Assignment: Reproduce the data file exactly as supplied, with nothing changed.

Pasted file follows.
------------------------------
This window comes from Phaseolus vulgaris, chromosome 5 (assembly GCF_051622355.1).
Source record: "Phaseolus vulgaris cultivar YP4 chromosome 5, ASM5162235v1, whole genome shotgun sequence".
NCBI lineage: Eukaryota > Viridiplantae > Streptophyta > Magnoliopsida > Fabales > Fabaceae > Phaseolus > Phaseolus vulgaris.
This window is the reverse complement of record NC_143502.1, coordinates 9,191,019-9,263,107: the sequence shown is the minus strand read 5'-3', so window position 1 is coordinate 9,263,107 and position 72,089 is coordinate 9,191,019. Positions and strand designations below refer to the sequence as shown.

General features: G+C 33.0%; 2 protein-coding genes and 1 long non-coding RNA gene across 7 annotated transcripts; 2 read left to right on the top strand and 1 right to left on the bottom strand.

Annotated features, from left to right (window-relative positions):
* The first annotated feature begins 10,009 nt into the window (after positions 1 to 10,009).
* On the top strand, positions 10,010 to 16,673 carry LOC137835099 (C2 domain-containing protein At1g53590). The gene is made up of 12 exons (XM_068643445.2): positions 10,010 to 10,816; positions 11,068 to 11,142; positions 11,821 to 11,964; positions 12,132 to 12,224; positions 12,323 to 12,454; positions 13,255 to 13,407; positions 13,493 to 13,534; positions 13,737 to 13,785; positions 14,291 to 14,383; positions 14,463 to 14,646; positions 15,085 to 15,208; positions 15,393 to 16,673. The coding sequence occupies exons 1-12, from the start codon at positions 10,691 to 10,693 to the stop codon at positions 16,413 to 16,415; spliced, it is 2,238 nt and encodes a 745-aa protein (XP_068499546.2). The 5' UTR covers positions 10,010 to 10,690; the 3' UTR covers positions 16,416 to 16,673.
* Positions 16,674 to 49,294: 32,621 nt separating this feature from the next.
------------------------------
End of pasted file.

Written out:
This window comes from Phaseolus vulgaris, chromosome 5 (assembly GCF_051622355.1).
Source record: "Phaseolus vulgaris cultivar YP4 chromosome 5, ASM5162235v1, whole genome shotgun sequence".
NCBI lineage: Eukaryota > Viridiplantae > Streptophyta > Magnoliopsida > Fabales > Fabaceae > Phaseolus > Phaseolus vulgaris.
This window is the reverse complement of record NC_143502.1, coordinates 9,191,019-9,263,107: the sequence shown is the minus strand read 5'-3', so window position 1 is coordinate 9,263,107 and position 72,089 is coordinate 9,191,019. Positions and strand designations below refer to the sequence as shown.

General features: G+C 33.0%; 2 protein-coding genes and 1 long non-coding RNA gene across 7 annotated transcripts; 2 read left to right on the top strand and 1 right to left on the bottom strand.

Annotated features, from left to right (window-relative positions):
* The first annotated feature begins 10,009 nt into the window (after positions 1 to 10,009).
* On the top strand, positions 10,010 to 16,673 carry LOC137835099 (C2 domain-containing protein At1g53590). The gene is made up of 12 exons (XM_068643445.2): positions 10,010 to 10,816; positions 11,068 to 11,142; positions 11,821 to 11,964; positions 12,132 to 12,224; positions 12,323 to 12,454; positions 13,255 to 13,407; positions 13,493 to 13,534; positions 13,737 to 13,785; positions 14,291 to 14,383; positions 14,463 to 14,646; positions 15,085 to 15,208; positions 15,393 to 16,673. The coding sequence occupies exons 1-12, from the start codon at positions 10,691 to 10,693 to the stop codon at positions 16,413 to 16,415; spliced, it is 2,238 nt and encodes a 745-aa protein (XP_068499546.2). The 5' UTR covers positions 10,010 to 10,690; the 3' UTR covers positions 16,416 to 16,673.
* Positions 16,674 to 49,294: 32,621 nt separating this feature from the next.